Talk with activist Saul Flores kicks off Hispanic Heritage Month at Abington

Activist Saul Flores talks to Penn State Abington students

The Penn State Abington Latine Student Organization hosted activist Saul Flores, who shared the personal growth he experienced by walking more than 5,000 miles to trace the route many immigrants take to the United States.

Credit: Onyx Clemons

ABINGTON, Pa. — The Latine Student Organization at Penn State Abington kicked off Hispanic Heritage Month on Sept. 15 by hosting noted activist Saul Flores, who walked more than 5,000 miles to personally experience the arduous and dangerous journey that many immigrants endure on their way to the United States.  

The seeds of the Walk of Immigrants were sown during an intensive leadership development fellowship he was awarded as a college student. He used the funds to organize a service trip to Central America, which inspired Flores to raise awareness of the struggles immigrants face. 

“This project became bigger as I became more curious about my identity. It became the story of my community. In an unexpected place, I discovered the community I was meant to serve,” Flores, the son of undocumented immigrants, said. 

He took more than 20,000 photographs of the people and the places along the way, using proceeds from the sale of the images and sponsorships to help rebuild the lone elementary school in his mother’s rural hometown of Atencingo, Mexico. 

Flores described his difficult walk through the infamous Darien Gap, a roadless and lawless jungle border region that immigrants often traverse. After hiking many miles, he and the human smuggler he paid encountered an armed solider who forced them to turn around. Flores then nearly died after being exposed to poison from an native frog before finishing his trek through 10 countries months later. 

“Immigrants leave behind their homes and communities for something that isn’t certain. My mother said that people don’t know how hard it is to leave not for opportunity, but for a chance for opportunity,” he said. 

As Flores shared his experiences, he reminded the students that their stories are their most valuable assets. 

“We become numb to how people speak about us, but our stories are the backbone of Latin America,” he said, while a carousel of striking images from the Walk of Immigrants rotated in the background. 

Flores urged the audience to celebrate not only famous Latinos, but also everyday people such as farm workers and those who toil in mundane occupations to feed their families. 

“Being an immigrant in this country is hard. Immigrants bring us their hands and their feet to work, but they also bring their recipes and their culture to share,” he said, after describing the multiple labor-intensive jobs his parents held.  

Look inward, Flores told them, and assess the impact you are having on the world. 

“Cement within yourself a real passion to serve the greater community, and you will make incredible change,” he said, before sharing his phone number with the audience so they could connect with him. 

The event featuring Saul Flores, which was livestreamed at other Penn State Commonwealth Campuses, was sponsored by Penn State Global and the Student Initiated Fee. To find out about additional Hispanic Heritage Month events at Abington, log on to Engage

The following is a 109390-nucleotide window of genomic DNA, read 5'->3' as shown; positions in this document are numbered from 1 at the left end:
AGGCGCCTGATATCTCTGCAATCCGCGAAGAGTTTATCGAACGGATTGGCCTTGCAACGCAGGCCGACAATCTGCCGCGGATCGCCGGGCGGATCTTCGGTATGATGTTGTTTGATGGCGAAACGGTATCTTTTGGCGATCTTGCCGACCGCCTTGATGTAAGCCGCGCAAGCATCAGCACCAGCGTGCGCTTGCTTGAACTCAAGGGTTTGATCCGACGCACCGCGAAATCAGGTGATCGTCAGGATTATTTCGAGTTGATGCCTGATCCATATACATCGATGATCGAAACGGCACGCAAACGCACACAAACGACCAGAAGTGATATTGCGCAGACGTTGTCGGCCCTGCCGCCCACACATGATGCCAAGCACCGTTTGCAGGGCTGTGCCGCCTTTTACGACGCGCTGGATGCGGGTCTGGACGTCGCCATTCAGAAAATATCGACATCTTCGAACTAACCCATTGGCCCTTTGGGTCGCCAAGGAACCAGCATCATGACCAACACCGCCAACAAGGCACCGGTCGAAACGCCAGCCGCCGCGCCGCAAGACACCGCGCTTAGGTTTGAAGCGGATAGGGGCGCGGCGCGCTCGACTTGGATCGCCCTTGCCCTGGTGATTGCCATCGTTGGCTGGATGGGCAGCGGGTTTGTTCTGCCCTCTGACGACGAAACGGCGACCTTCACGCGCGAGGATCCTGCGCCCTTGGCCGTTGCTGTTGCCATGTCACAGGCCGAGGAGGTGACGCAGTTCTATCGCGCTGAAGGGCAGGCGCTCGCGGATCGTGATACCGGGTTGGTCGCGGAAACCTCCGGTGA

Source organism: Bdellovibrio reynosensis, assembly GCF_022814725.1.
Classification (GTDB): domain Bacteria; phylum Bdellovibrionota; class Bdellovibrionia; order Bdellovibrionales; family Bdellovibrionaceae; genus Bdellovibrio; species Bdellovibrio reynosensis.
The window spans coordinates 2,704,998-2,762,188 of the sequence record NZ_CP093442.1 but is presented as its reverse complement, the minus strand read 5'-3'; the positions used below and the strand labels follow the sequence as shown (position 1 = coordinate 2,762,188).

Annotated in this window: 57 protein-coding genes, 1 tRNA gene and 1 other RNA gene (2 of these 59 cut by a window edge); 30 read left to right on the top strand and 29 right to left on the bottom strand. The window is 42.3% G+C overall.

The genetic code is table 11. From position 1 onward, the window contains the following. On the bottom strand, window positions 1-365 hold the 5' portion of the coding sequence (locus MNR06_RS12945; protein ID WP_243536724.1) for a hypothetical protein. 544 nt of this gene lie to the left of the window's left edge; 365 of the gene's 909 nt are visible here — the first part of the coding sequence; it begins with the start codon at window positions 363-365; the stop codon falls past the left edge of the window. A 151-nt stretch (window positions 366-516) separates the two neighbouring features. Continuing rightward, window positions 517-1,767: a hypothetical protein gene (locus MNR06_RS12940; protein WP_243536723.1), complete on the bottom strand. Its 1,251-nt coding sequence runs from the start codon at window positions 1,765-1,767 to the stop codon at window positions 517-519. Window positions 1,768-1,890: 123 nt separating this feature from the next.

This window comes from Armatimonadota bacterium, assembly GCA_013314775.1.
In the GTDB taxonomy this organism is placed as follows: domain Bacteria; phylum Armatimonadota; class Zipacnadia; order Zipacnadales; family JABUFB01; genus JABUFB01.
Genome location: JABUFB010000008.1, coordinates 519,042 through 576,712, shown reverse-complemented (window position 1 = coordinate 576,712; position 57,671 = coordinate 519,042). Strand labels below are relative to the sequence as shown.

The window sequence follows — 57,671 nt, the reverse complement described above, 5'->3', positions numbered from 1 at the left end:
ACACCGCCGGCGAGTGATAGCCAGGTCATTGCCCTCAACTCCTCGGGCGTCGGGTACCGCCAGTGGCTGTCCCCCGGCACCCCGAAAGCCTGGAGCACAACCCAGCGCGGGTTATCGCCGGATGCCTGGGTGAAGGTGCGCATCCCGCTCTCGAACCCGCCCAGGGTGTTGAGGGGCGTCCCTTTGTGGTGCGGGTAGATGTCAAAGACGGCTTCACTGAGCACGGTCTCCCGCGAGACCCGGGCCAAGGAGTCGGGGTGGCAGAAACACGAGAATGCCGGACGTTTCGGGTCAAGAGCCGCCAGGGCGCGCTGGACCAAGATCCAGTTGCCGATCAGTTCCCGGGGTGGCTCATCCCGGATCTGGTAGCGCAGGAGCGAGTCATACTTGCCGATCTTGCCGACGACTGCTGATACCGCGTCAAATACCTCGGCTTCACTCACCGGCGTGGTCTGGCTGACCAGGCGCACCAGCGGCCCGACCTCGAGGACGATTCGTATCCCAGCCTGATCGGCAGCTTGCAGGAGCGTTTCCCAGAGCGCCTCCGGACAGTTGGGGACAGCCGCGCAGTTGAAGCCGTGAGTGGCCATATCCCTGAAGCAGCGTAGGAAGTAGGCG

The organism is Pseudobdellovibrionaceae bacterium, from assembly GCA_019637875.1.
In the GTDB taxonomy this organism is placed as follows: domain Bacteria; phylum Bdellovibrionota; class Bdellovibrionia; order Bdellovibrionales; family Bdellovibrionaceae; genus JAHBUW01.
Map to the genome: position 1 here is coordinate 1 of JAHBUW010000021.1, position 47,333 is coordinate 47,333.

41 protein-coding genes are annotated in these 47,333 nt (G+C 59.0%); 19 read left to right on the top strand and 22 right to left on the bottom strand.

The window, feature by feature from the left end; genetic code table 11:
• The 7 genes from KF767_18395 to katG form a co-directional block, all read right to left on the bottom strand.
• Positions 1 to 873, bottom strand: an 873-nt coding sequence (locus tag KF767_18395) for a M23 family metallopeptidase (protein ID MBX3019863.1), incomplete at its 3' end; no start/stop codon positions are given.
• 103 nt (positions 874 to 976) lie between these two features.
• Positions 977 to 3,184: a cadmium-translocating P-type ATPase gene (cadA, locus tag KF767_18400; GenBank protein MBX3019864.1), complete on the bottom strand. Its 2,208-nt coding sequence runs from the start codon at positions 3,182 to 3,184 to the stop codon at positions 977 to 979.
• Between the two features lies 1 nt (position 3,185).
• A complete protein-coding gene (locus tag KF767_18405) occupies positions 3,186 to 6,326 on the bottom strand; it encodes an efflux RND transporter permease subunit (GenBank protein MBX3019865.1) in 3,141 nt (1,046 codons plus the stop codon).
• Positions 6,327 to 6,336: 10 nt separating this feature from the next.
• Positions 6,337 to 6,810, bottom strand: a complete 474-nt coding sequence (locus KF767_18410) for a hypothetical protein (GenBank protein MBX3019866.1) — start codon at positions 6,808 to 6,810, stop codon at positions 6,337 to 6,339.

Daniel Garcia leads the Abington campus Latine Student Organization (LSO), the group of 200-plus members that coordinated Flores’s visit.  

Garcia, an international student from Colombia, echoed the emphasis Flores placed on the importance of owning and sharing your personal story. 

“When I was leaving my country and saying goodbye to my dad, he said he wanted me to be outstanding. I’m the first generation in this country, and he wants me to build the best resume and build a network,” Garcia said. 

Garcia quickly started knocking out those goals, working for Penn State Abington's Office of Global Programs to support other international students and as a Lion Ambassador tour guide. He also became active with the Student Government Association and LSO. 

"LSO is important because it helps students network, and it helps you establish yourself,” Garcia, a second-year finance major, said. 

This year, LSO is focusing on sharing the multiple cultures of students that fall under its umbrella, including those of Costa Rica, Mexico and Puerto Rico, along with the experiences of students who are born in the United States with Latino heritage. 

“We offer an amazing opportunity for our students because no other Penn State location is as diverse as Abington. Diversity makes you grow as a human being. I learn something every single day about cultures from around the world,” Garcia said. 

Although Garcia is moving on to the University Park campus next year, he urged students who may be struggling to adapt to college to reach out to LSO or other campus organizations.  

“We will help you get to know the campus and the people. We want to be a resource for new students,” he said. 

About Penn State Abington 

Penn State Abington provides an affordable, accessible and high-impact education to its diverse student body. It is committed to student success through innovative approaches to 21st-century public higher education within a world-class research university. With more than 3,100 students, Penn State Abington is a residential campus that offers bachelor’s degrees in 25 majors, undergraduate research, the Schreyer Honors College, NCAA Division III athletics and more.